William Goldman and Rob Reiner’s unchallenged modern classic captures the magic of fairy tales about noble lovers, loyal warriors and low-down villains. Everybody’s terrific, all the characters are hilariously magical and Goldman’s writing glows with love for happy storytelling leavened further by sly wit. Criterion presents the Blu-ray in a lush storybook package with a treasure chest of extras.
The Princess Bride
The Criterion Collection 948
1987 / Color / 1:85 widescreen / 98 min. / available through The Criterion Collection / Street Date October 30, 2018 / 39.95
Starring: Robin Wright, Cary Elwes, Peter Falk, Mandy Patinkin, André the Giant, Wallace Shawn, Chris Sarandon, Christopher Guest, Fred Savage, Peter Cook, Carol Kane, Billy Crystal.
Cinematography: Adrian Biddle
Original Music: Mark Knopfler
Written by William Goldman from his book
Produced by Rob Reiner, Andréw Scheinman
Directed by Rob Reiner
Criterion’s extra label for the front of its new The Princess Bride special edition doesn’t tell us that it’s authorized, and doesn’t carry a filmmaker’s signature. Instead it accurately spells out the contents within: “Fencing, Fighting, Torture, Revenge… Monsters, Miracles and Kissing…” To those that know this movie, the last thing that’s needed is a sales job. But we’ll do our best to describe Princess Bride before getting to Criterion’s lavish added value extras.
Director Rob Reiner’s fractured fairy tale is one of only a few 1980s pictures that deserve to be considered for classic status. The book by William Goldman had to wait fourteen years to reach the screen. Goldman’s adaption stresses qualities that were becoming rare. Although a swashbuckling adventure about a reluctant princess-to-be, various friendly heroes and a couple of amusingly hiss-able villains, the emphasis is on character. Spectacular special effects are largely absent, along with the ’80s biggest bugaboo, the empty visual agitation that had begun to replace genuine thrills. Made around the same time, George Lucas’s Willow has zillions of dollars’ worth of fancy I.L.M. effects yet is hollow and soporific; my kids forgot it at once and never asked to see it again. The Princess Bride captures some of the storybook magic that keeps classics like the 1940 The Thief of Bagdad from ever growing old.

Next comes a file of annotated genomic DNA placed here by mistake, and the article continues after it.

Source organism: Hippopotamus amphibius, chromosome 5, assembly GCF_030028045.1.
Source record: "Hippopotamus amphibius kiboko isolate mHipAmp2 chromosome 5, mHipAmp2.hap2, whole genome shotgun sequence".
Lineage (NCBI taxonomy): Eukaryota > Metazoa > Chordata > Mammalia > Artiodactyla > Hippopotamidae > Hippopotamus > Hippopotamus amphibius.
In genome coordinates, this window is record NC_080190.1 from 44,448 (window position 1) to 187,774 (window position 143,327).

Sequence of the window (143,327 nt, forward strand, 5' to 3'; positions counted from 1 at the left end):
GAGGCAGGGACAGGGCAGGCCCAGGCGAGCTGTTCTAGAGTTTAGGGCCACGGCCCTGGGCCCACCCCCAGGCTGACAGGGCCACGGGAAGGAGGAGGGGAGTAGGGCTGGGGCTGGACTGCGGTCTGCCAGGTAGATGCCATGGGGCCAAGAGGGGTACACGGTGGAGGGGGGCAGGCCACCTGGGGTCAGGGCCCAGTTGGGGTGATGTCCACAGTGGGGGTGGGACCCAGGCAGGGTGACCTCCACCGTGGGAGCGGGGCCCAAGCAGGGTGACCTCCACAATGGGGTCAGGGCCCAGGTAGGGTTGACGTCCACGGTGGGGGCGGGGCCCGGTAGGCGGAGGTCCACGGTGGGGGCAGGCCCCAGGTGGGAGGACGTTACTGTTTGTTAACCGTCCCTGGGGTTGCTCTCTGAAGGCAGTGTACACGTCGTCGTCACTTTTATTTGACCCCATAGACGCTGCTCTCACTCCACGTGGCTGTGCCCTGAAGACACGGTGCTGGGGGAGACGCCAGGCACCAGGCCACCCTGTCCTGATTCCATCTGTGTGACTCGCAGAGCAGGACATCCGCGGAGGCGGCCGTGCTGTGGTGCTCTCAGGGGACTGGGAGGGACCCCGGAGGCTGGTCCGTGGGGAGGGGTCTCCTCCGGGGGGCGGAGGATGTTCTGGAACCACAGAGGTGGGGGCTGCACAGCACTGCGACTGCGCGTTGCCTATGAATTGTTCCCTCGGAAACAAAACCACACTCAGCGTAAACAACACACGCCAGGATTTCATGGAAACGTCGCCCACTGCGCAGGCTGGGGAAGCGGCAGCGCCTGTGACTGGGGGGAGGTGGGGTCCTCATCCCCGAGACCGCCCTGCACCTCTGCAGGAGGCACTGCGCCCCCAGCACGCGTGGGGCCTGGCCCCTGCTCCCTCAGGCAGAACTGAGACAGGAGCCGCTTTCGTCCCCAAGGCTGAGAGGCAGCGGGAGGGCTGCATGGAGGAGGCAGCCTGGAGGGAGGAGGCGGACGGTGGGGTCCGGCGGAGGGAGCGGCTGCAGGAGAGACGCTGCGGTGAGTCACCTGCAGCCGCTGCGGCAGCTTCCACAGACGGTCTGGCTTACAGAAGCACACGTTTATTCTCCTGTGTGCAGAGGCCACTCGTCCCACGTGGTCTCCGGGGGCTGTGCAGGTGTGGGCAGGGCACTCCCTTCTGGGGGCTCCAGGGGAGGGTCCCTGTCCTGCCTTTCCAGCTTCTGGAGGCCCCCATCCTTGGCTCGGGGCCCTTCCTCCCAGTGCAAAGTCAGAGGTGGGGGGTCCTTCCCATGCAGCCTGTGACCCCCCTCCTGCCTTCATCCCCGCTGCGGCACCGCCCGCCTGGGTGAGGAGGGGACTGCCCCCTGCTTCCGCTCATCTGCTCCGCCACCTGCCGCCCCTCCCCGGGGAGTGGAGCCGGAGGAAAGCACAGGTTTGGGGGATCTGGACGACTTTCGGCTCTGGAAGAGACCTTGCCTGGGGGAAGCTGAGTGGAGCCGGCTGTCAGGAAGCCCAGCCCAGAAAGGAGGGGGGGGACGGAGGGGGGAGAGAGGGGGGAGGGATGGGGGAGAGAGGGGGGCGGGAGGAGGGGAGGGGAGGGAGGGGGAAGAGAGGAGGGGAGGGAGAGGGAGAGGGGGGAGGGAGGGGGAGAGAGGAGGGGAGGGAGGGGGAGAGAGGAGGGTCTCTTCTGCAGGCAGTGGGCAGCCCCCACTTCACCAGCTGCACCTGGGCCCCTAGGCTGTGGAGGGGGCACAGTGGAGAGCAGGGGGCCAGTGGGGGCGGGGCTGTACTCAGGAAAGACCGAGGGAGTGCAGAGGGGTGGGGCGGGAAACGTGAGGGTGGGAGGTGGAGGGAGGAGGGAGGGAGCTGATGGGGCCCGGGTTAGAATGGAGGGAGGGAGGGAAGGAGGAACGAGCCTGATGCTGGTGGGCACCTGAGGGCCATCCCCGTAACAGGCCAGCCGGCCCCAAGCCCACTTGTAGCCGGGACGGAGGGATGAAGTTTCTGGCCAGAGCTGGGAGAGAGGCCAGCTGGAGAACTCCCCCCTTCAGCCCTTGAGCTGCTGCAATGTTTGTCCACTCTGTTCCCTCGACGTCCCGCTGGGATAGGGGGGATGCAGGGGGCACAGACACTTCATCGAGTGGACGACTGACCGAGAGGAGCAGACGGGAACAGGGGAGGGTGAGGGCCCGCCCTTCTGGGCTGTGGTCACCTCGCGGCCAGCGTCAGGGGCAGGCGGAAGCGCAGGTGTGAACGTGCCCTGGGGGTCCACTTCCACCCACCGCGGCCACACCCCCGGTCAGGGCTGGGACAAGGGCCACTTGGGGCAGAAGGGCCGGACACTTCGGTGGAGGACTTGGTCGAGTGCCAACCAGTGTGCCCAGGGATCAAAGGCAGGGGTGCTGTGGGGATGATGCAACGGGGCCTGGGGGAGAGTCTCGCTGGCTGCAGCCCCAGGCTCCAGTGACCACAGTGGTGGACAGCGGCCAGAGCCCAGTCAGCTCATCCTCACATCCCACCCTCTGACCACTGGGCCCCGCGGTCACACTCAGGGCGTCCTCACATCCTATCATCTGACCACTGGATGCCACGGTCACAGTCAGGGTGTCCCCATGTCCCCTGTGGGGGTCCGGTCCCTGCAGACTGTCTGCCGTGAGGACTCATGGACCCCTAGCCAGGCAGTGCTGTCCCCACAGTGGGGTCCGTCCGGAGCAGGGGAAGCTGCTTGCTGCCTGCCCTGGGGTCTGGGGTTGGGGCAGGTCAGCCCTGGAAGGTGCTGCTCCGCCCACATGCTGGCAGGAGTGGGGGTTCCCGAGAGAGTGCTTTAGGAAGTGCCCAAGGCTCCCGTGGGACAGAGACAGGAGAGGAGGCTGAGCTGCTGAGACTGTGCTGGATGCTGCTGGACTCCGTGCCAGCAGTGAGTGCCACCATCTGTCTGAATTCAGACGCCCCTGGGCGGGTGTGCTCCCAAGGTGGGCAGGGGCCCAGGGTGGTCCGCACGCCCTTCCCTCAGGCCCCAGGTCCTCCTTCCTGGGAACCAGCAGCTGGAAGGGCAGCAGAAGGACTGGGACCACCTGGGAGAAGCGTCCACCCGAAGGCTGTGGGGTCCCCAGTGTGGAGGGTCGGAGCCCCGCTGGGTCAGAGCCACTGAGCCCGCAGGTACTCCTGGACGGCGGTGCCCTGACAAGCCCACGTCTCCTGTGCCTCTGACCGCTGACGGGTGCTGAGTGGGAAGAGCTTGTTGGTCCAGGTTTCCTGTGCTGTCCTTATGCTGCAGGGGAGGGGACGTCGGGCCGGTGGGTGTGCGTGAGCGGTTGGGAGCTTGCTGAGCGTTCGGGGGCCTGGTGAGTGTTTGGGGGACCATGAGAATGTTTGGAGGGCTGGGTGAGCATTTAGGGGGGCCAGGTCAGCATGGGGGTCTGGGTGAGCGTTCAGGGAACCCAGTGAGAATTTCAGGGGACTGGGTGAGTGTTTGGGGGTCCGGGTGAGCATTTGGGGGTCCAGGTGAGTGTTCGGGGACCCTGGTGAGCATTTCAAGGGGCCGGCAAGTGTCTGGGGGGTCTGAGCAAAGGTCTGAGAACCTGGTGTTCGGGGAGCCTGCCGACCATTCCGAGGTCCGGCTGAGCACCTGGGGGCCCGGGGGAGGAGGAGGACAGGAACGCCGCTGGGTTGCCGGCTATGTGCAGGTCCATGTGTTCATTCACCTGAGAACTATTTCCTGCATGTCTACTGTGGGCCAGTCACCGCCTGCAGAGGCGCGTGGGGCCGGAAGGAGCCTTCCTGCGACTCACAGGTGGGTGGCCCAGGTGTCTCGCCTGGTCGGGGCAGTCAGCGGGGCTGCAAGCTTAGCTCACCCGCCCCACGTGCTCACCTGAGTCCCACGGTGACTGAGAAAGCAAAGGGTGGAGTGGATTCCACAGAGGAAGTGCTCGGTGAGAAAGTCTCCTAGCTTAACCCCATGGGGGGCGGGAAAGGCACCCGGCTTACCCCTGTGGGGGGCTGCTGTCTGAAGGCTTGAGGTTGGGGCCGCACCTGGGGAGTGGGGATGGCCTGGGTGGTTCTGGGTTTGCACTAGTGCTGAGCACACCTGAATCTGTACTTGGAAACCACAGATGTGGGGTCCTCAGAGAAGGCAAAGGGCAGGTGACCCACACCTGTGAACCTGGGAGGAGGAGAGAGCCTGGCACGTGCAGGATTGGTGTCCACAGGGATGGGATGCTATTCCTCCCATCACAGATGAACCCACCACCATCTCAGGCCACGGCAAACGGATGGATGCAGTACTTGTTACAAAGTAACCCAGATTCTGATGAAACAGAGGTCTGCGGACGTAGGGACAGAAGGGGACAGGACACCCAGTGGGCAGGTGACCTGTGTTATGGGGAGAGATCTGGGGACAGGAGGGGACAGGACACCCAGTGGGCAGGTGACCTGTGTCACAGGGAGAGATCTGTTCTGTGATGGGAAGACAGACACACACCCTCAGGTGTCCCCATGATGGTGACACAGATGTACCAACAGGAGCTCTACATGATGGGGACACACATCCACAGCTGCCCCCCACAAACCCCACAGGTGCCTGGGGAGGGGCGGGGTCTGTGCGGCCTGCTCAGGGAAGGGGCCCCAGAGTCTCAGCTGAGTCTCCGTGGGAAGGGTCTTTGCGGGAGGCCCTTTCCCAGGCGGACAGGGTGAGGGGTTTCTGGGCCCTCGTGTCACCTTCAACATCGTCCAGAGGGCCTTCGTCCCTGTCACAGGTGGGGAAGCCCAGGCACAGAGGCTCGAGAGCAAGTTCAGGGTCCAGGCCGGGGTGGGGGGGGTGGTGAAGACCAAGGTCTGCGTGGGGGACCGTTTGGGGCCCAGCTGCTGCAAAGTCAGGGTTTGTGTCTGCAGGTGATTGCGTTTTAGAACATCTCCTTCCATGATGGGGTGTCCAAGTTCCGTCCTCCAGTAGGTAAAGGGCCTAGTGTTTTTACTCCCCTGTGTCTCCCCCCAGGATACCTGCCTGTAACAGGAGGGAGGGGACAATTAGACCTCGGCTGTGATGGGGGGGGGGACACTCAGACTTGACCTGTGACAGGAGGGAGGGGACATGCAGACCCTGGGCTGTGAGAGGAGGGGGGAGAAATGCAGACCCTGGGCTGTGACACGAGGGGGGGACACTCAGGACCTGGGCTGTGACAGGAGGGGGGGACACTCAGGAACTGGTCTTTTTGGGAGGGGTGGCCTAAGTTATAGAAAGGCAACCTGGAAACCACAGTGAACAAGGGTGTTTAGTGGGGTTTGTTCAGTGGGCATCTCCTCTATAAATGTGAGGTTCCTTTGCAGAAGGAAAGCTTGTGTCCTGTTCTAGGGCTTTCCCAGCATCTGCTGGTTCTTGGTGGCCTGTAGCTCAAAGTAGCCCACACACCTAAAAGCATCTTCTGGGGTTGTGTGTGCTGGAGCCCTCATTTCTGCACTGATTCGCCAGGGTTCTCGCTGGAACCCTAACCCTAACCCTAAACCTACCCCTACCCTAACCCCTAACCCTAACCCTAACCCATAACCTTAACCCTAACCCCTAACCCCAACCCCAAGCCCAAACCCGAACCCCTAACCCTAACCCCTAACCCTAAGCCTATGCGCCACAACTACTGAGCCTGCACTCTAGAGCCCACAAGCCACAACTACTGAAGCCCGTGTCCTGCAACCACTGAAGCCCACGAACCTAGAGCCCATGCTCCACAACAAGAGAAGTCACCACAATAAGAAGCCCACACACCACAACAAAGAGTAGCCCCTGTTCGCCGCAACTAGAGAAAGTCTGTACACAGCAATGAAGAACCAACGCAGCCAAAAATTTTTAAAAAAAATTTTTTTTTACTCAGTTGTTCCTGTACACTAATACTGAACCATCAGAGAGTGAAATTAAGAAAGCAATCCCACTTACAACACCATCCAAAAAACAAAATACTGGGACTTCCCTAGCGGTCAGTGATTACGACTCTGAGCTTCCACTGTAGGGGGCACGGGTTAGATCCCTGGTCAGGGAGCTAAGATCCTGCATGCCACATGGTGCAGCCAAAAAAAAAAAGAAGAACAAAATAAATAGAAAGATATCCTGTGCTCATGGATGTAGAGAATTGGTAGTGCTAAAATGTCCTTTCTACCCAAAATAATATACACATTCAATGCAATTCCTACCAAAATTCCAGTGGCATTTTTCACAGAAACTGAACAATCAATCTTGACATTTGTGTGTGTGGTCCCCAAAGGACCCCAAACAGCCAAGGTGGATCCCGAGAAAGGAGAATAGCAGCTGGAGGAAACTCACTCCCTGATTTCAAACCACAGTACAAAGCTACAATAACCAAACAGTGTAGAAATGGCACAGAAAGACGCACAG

The story is an interesting reshuffle of ideas from fairy tales, 1001 Arabian Nights the song John Riley and the general medieval gag-bin. A modern-day boy (Fred Savage) squirms and complains, but his Grandfather (Peter Falk) gets him interested in listening to a reading of ‘The Princess Bride.’ The boy is at first impatient and hates the kissing parts, but by the second chapter Grandfather has him hooked. Unhappy commoner Buttercup (Robin Wright) has been chosen as the bride for the unscrupulous, impossibly arrogant Prince Humperdinck (Chris Sarandon). But she’s kidnapped first, by the sly Sicilian ransomer Vizzini (Wallace Shawn) and his hired thugs, Fezzik (André the Giant) and the Spaniard Inigo Montoya (Mandy Patinkin). The freelancing Montoya is really on an obsessive search for the killer of his father, a man with six fingers on one hand. But a new mystery man in black called the ‘Dread Pirate Roberts’ (Cary Elwes) thwarts Montoya’s sword and out-wrestles the enormous Fezzik. He then wins possession of Buttercup in a duel of wits with Vizzini involving goblets and a deadly poison. As Humperdinck’s rescue troop closes in, Buttercup learns that her kidnapper is actually Westley, the boy she loves who went to sea and never came back. The Prince’s vicious henchman Count Tyrone Rugen (Christopher Guest) captures Roberts and returns Buttercup to the castle. Realizing that Rugen is his six-fingered prey, Montoya rescues the paralyzed Roberts and takes him to Miracle Max and his wife (Billy Crystal & Carol Kane) to be cured. With Buttercup’s marriage ceremony only hours away, Montoya, Fezzik and a very limp Roberts prepare to storm the castle, carry out Montoya’s vendetta, put paid to Humperdinck and rescue the fair maiden!